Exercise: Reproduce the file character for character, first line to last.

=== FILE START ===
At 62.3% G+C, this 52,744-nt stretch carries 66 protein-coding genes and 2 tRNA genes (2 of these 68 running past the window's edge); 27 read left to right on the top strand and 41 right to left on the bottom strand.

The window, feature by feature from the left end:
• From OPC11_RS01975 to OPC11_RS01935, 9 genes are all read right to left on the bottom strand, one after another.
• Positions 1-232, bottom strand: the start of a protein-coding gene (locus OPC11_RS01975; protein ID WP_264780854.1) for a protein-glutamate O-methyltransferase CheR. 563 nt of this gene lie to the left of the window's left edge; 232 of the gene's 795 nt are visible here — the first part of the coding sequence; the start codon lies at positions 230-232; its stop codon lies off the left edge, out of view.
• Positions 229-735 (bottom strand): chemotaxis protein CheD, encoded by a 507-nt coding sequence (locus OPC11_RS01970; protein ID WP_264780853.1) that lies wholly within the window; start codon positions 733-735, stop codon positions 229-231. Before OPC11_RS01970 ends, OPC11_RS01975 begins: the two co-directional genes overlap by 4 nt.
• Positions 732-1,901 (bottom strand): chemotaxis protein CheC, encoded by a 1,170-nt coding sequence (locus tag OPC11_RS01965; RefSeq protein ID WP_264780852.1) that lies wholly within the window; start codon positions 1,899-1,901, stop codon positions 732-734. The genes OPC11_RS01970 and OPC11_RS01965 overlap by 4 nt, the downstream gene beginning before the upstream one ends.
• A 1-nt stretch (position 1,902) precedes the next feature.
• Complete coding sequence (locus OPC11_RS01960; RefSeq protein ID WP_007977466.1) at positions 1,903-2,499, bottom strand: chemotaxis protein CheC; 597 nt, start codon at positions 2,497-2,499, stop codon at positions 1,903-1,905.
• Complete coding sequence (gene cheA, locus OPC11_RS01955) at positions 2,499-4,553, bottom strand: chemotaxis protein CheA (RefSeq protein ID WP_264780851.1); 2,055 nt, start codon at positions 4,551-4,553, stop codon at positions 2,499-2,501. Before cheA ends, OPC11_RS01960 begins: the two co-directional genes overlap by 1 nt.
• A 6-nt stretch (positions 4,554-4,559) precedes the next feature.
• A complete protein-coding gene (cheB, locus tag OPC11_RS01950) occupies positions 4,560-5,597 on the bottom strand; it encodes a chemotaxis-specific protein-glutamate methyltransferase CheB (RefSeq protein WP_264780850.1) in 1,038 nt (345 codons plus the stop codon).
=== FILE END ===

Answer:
At 62.3% G+C, this 52,744-nt stretch carries 66 protein-coding genes and 2 tRNA genes (2 of these 68 running past the window's edge); 27 read left to right on the top strand and 41 right to left on the bottom strand.

The window, feature by feature from the left end:
• From OPC11_RS01975 to OPC11_RS01935, 9 genes are all read right to left on the bottom strand, one after another.
• Positions 1-232, bottom strand: the start of a protein-coding gene (locus OPC11_RS01975; protein ID WP_264780854.1) for a protein-glutamate O-methyltransferase CheR. 563 nt of this gene lie to the left of the window's left edge; 232 of the gene's 795 nt are visible here — the first part of the coding sequence; the start codon lies at positions 230-232; its stop codon lies off the left edge, out of view.
• Positions 229-735 (bottom strand): chemotaxis protein CheD, encoded by a 507-nt coding sequence (locus OPC11_RS01970; protein ID WP_264780853.1) that lies wholly within the window; start codon positions 733-735, stop codon positions 229-231. Before OPC11_RS01970 ends, OPC11_RS01975 begins: the two co-directional genes overlap by 4 nt.
• Positions 732-1,901 (bottom strand): chemotaxis protein CheC, encoded by a 1,170-nt coding sequence (locus tag OPC11_RS01965; RefSeq protein ID WP_264780852.1) that lies wholly within the window; start codon positions 1,899-1,901, stop codon positions 732-734. The genes OPC11_RS01970 and OPC11_RS01965 overlap by 4 nt, the downstream gene beginning before the upstream one ends.
• A 1-nt stretch (position 1,902) precedes the next feature.
• Complete coding sequence (locus OPC11_RS01960; RefSeq protein ID WP_007977466.1) at positions 1,903-2,499, bottom strand: chemotaxis protein CheC; 597 nt, start codon at positions 2,497-2,499, stop codon at positions 1,903-1,905.
• Complete coding sequence (gene cheA, locus OPC11_RS01955) at positions 2,499-4,553, bottom strand: chemotaxis protein CheA (RefSeq protein ID WP_264780851.1); 2,055 nt, start codon at positions 4,551-4,553, stop codon at positions 2,499-2,501. Before cheA ends, OPC11_RS01960 begins: the two co-directional genes overlap by 1 nt.
• A 6-nt stretch (positions 4,554-4,559) precedes the next feature.
• A complete protein-coding gene (cheB, locus tag OPC11_RS01950) occupies positions 4,560-5,597 on the bottom strand; it encodes a chemotaxis-specific protein-glutamate methyltransferase CheB (RefSeq protein WP_264780850.1) in 1,038 nt (345 codons plus the stop codon).